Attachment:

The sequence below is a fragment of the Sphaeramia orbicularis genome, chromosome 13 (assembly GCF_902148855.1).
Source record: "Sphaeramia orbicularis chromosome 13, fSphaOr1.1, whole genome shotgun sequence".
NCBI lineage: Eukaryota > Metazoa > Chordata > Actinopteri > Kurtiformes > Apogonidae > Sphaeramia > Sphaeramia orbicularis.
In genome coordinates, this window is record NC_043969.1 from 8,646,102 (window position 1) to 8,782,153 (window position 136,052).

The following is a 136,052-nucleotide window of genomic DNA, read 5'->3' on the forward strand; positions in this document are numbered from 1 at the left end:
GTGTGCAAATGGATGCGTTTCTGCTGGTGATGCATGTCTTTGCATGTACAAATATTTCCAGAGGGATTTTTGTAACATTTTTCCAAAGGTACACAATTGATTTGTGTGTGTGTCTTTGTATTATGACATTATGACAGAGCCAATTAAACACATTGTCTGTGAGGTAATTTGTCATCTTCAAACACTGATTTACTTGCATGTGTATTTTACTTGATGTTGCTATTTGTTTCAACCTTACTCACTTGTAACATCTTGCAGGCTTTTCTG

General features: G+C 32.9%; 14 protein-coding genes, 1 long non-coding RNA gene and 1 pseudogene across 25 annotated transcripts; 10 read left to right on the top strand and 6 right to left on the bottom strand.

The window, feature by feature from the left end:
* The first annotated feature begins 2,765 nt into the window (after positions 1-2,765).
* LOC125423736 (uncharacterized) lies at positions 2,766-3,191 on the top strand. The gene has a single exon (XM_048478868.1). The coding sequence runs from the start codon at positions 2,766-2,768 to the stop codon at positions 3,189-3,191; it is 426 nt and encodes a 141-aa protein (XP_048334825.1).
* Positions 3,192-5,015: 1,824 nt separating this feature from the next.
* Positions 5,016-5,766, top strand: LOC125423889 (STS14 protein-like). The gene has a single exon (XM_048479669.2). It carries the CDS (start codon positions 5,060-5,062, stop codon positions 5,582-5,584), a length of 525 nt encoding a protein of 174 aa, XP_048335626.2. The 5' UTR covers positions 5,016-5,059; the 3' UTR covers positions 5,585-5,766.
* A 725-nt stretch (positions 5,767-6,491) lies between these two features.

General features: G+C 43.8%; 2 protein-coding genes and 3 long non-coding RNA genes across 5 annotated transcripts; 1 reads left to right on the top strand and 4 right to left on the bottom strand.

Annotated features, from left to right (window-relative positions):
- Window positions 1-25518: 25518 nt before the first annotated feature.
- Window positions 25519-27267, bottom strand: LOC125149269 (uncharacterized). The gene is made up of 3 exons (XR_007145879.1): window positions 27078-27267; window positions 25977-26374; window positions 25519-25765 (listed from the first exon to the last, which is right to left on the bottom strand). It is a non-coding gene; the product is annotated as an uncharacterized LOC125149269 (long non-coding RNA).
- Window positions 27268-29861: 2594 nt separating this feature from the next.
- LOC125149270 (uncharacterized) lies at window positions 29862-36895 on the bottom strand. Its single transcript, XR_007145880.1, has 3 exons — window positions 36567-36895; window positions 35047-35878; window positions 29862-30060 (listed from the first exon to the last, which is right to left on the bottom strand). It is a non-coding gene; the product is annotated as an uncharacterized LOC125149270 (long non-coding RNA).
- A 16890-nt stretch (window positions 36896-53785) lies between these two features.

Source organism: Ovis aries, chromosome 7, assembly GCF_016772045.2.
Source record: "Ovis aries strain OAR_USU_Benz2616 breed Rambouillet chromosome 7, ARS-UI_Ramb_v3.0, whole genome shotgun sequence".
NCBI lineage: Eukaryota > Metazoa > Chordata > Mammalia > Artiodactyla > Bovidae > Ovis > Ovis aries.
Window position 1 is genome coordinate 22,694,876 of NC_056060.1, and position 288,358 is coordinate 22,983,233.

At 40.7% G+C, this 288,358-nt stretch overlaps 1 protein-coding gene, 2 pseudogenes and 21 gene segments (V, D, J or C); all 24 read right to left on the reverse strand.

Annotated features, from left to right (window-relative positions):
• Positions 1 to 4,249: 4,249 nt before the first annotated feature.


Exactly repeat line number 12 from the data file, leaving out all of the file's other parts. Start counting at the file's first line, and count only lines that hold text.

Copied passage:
* Positions 5,016-5,766, top strand: LOC125423889 (STS14 protein-like). The gene has a single exon (XM_048479669.2). It carries the CDS (start codon positions 5,060-5,062, stop codon positions 5,582-5,584), a length of 525 nt encoding a protein of 174 aa, XP_048335626.2. The 5' UTR covers positions 5,016-5,059; the 3' UTR covers positions 5,585-5,766.